Virtuix Omni did not get an investment from the Sharks.
1. A virtual-reality platform that allows you, the user, to be fully immersed in a video game.
2. Using the platform, which works with any existing video game, you are able to walk, run, jump, and crouch, while viewing the 3-D world through special glasses.
Robert's face! Priceless. He looked like a 9 year old boy on Christmas morning.
Of COURSE he's the first one to volunteer to try it out. Not that I blame him - I would have been first in line, too.
Unforunately, according to Mark, the whole platform is pretty dependant on "Occulus Rift", the headset that allows you to see the world of the video game around you. I'm not sure if that's such a bad thing, since it keeps the cost of the Omni down, but it does mean that Jan will have to continue to make his device compatible with theirs.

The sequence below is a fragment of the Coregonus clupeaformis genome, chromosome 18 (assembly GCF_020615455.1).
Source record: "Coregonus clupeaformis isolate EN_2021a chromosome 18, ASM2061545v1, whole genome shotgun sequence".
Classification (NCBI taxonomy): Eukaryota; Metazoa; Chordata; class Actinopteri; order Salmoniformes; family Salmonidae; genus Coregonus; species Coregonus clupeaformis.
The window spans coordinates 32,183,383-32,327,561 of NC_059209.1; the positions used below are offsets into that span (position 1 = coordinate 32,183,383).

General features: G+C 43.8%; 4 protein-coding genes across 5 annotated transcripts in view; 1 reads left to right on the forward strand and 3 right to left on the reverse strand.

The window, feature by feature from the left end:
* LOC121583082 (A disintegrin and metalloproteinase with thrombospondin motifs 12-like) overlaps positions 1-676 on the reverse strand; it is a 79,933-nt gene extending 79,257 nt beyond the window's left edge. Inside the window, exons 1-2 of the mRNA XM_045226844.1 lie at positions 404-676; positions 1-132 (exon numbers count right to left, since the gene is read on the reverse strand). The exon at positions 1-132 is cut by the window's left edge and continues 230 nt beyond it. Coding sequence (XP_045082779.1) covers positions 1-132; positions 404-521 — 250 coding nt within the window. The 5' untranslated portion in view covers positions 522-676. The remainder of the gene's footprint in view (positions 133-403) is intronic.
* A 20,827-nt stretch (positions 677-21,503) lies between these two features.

He does have a large market-base built in, though - the people who donated to his Kickstarter campaign "kicked" in $1.1 million. They seem to think it's a good idea.
However, Barbara - being altogether too sensible and grown-up - thinks too many wives would frown on their husbands for bringing such a huge device into the home.
Robert and Daymond bring up a good point, which is that after half an hour or an hour the user is going to inevitably get tired and stop playing. It doesn't have the same feeling as sitting down and playing a marathon session of "Grand Theft Auto" or "Modern Warfare" - it costs too much physically.
Mark sees a light at the end of the tunnel for Jan, but it's going to be a hard road. And, as the cherry on top, he predicts that in six years there will be technology available that will be far more advanced.
So, it probably wasn't Jan's best day, but he did get to show off what appears to be a first step towards the immersive virtual reality we were all promised twenty years ago.